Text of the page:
1165 København K
Tlf: 35 32 28 98 (mon-thurs)
No more riding with your lights dangling from the handlebars
From 1 November 2012, bicycle lamps must sit fixed onto the bike and point straight forward and straight back. This is according to Danish traffic agency Rådet for Sikker Trafik. This, together with a host of other rules, enforces an even stricter interpretation on bike traffic safety.
Previous bike violations include, talking on a handheld cell phone while riding, not giving way to approaching traffic when signs ask you to, and riding your bike opposite the direction of traffic. It is still legal to bike without wearing a helmet.
The University Post has already observed Copenhagen police pulling bike riders over to enforce the older rules. Once November begins, it will be forbidden to drive with bike lights that hang from the handlebar, the back of the bike and lights that point into the ground.
Demands on battery life for bike lights that are sold after 1 November 2012 are also affected. Bike lights with batteries sold after that date will be required to be bright enough for at least five hours to meet statutory requirements.
It will still be legal to use the old lights after first November 2012, but only if they are properly installed, and meet the requirements to be clearly visible at least 300 metres away.
The easiest way for many cyclists will be to put permanent lights on the bike, for example, magnetic lights or mounted flashlights with batteries. New battery bike lights that are sold in Denmark must be bright enough to meet the statutory requirements for visibility at least 5 hours. The lamp or sales packaging must be marked with a “Pot life / Runtime” and an indication of how many hours the battery can meet the requirement. This must also be stated in marketing material such as advertisements, brochures, online, etc.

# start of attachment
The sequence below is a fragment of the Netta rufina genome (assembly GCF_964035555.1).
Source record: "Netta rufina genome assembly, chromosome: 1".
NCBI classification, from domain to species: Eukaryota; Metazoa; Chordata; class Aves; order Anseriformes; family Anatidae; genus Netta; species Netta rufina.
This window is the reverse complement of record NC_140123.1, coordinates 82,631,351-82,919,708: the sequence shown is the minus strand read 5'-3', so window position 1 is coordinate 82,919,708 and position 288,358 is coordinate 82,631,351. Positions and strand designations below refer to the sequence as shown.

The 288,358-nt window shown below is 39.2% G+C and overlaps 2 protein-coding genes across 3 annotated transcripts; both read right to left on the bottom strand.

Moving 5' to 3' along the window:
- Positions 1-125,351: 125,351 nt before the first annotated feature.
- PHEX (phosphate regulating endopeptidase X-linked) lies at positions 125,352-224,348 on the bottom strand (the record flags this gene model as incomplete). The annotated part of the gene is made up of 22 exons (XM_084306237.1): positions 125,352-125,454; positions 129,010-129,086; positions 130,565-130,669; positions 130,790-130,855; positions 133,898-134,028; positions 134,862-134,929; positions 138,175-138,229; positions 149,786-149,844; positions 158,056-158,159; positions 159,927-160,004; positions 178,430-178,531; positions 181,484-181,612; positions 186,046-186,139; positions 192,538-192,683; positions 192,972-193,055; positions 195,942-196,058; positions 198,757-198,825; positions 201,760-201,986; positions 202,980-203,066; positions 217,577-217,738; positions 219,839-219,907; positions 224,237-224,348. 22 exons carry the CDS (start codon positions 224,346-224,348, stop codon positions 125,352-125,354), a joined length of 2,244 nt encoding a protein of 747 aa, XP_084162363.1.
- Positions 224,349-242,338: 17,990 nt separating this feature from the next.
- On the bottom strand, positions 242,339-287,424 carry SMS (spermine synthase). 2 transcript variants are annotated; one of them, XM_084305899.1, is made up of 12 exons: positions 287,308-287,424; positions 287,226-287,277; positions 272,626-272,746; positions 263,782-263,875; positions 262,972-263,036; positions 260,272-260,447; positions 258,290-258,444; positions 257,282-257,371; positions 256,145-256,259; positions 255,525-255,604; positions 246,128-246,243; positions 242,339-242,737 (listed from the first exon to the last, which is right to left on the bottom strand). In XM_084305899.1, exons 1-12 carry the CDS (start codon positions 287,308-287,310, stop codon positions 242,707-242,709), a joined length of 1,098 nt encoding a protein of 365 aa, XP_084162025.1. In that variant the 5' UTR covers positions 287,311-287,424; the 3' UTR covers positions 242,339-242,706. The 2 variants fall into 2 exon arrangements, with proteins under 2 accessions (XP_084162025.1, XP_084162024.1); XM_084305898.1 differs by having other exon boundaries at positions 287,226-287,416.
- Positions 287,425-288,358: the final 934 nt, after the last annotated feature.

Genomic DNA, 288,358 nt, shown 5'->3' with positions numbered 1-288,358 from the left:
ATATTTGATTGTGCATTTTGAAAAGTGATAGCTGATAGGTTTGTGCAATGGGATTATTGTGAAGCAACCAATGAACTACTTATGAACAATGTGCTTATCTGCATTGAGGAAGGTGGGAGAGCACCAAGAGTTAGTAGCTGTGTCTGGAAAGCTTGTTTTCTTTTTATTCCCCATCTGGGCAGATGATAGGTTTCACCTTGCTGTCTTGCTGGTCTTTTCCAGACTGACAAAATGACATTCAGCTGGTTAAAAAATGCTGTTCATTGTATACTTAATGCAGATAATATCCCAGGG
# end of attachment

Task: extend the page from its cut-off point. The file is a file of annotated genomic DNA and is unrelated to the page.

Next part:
The specific requirements specify that head-lights and tail-lights must be clearly visible at least 300 metres away and must also be visible from the side. They must be mounted so the lights respectively face straight forward and straight back, it is reiterated that they may must not hang and dangle and light into the ground.
Powerful headlamps designed to illuminate the road in front of the rider, must be mounted, with the light obliquely downward, thus to not dazzle oncoming drivers.
If you are stopped by police, and there is no light on the bike or the lights do not meet the statutory requirements, you will be fined DKK 700.
Information regarding specific laws courtesy of Rådet for Sikker Trafik (in Danish).
A list of the rules now enforced is to be found on the fact box right.
Stay in the know about news and events happening in Copenhagen by signing up for the University Post’s weekly newsletter here.